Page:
Did free speech dodge a bullet in January?
Yes, according to a coalition of groups from left to right, who helped kill a section of federal lobbying-disclosure legislation that opponents said would put onerous reporting requirements on people, including bloggers and others in the grassroots, who want to influence public policy and spend considerable sums to do it.
Section 220 of S.1, modifying a 1995 law, would have required that "paid efforts to stimulate grassroots lobbying" - over a certain dollar threshold - be called what they are: outright lobbying, with the attendant disclosures required of lobbyists.
The Senate was right to remove Section 220 from the bill because it was a shade too vague for comfort. But the initial impulses that drove its creation were fair.
The issue is astroturfing, the phony grassroots lobbying that has become a modern communications tool. Astroturfing poisons public discourse and should be on no honorable PR company's list of tactics.
The rise of citizen media has given new venues to those who'd try to con the public. The last two election cycles brought us several stark examples, including the paid (but undisclosed until after the election) and ultimately effective efforts by Republican bloggers to have an impact on a Midwestern US Senate campaign in 2004.
Bloggers' role in killing Section 220 was notable this time around. Interestingly, the rhetoric some of them launched against the legislation bore little relationship to reality. They were right to oppose the bill, but did so with a vitriol that didn't begin to match its contents.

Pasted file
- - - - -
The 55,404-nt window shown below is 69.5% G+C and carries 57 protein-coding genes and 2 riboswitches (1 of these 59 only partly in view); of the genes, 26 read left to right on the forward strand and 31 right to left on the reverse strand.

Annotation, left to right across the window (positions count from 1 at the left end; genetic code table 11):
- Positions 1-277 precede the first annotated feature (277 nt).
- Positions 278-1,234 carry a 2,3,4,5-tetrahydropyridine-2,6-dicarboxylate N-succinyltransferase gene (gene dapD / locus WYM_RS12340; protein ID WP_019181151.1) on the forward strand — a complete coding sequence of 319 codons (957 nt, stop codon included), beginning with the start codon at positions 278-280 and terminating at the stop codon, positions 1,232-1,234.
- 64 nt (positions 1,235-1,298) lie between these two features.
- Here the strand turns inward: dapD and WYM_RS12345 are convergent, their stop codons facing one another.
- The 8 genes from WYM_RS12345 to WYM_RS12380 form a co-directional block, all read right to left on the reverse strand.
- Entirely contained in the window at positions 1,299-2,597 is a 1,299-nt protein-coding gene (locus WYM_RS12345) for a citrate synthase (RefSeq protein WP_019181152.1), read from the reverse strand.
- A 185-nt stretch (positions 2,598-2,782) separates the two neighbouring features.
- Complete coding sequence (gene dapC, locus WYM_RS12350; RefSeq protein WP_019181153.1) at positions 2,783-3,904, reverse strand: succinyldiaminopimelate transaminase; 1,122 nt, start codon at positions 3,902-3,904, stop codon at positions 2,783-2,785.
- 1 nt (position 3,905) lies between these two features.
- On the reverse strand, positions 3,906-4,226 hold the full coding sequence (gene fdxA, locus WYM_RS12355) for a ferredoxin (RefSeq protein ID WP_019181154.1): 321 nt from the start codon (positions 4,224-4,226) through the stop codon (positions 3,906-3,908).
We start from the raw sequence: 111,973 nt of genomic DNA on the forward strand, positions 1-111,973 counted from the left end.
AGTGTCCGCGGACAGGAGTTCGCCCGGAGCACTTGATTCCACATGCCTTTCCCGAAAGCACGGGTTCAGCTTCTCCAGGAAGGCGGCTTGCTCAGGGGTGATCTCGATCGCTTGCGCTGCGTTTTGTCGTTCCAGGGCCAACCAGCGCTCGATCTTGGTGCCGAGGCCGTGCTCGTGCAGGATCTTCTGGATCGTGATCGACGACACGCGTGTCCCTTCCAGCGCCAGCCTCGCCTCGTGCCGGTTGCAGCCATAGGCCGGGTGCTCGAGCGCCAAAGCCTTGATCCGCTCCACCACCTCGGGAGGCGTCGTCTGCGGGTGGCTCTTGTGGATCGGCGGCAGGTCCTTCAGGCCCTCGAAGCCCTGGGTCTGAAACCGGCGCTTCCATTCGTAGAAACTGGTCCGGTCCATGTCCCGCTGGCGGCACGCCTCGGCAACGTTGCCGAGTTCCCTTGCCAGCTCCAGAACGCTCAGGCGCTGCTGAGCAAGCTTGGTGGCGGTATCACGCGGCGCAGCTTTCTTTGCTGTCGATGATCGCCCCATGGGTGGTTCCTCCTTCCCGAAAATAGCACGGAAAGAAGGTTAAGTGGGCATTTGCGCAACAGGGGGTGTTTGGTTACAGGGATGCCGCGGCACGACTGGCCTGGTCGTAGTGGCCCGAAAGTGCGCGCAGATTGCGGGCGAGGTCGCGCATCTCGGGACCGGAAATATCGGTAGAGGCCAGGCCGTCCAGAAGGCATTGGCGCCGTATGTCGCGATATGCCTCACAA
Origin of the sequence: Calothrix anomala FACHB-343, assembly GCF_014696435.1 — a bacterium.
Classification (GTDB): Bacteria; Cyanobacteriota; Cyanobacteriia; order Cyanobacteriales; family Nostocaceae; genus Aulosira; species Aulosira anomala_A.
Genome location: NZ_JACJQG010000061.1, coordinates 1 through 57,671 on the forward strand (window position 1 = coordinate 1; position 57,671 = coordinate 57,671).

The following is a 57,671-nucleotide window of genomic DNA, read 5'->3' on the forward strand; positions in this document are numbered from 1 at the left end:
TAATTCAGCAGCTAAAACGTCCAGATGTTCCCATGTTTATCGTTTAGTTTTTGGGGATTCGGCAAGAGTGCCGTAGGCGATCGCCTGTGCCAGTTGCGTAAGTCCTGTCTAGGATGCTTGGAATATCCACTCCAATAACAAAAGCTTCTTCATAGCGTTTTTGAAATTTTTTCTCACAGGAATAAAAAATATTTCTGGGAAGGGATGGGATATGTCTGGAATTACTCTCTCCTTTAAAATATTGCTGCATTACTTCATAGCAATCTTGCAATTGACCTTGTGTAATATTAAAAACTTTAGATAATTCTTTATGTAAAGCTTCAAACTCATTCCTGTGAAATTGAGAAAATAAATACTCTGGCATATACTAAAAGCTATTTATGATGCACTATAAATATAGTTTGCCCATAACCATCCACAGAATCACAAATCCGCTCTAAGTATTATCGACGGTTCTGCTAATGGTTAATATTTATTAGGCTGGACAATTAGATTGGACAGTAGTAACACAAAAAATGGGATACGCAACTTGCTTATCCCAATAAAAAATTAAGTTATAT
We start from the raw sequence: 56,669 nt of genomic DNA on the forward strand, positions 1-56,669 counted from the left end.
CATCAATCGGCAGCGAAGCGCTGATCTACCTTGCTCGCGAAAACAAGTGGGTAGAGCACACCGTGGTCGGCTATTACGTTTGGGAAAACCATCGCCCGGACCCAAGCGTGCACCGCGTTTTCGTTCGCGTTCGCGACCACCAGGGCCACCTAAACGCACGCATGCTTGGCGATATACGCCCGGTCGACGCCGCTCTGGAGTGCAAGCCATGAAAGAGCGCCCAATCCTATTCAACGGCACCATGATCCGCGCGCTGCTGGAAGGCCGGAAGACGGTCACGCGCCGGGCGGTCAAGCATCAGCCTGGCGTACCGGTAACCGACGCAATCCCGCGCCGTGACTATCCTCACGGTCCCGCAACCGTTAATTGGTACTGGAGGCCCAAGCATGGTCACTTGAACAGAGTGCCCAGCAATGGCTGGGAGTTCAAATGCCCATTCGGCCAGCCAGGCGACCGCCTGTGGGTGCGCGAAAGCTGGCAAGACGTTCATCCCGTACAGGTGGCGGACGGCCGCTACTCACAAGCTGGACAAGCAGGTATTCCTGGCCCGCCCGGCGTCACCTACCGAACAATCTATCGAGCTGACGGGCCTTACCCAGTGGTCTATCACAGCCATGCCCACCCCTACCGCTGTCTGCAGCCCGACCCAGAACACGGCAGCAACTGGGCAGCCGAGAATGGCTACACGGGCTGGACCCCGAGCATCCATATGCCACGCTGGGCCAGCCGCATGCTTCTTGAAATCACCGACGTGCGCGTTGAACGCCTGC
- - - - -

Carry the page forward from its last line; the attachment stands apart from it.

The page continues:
I don't want to see legislation that endangers the First Amendment. But I'm quite certain that we need to expose the shady behavior that makes people feel the need for such things. On public topic after topic, we're being bombarded with messages whose financial origins are disguised.
The debate over Internet "network neutrality" has been a classic example. An Op-Ed in my local paper opposing legislation to ensure consistent treatment of Internet customers came from the head of a group that had received major funding from - you guessed it - a phone company with a major stake in the outcome of the debate. There was no disclosure of any of this, needless to say, and the paper hadn't invested even the 10 minutes it took me to discover the financial ties.
I call this kind of thing opinion laundering. It's equally repellent as astroturfing, and I'm guessing much more common.
For all that, I still worry about overly intrusive laws requiring disclosure or forcing small fry to register as lobbyists. The best answer would be voluntary disclosure - fat chance - with shame-inducing sunlight shining on the offenders.
The latter will take more resources than anyone has come up with so far. But in an era when news organizations are busy killing their journalism, we're going to need others - such as foundations - to step up.
Don't look to the Gates Foundation, though. Microsoft has been a prominent astroturfing offender.
Dan Gillmor is the author of We the Media: Grassroots Journalism By the People, For the People. He is also director of the Center for Citizen Media (www.citmedia.org).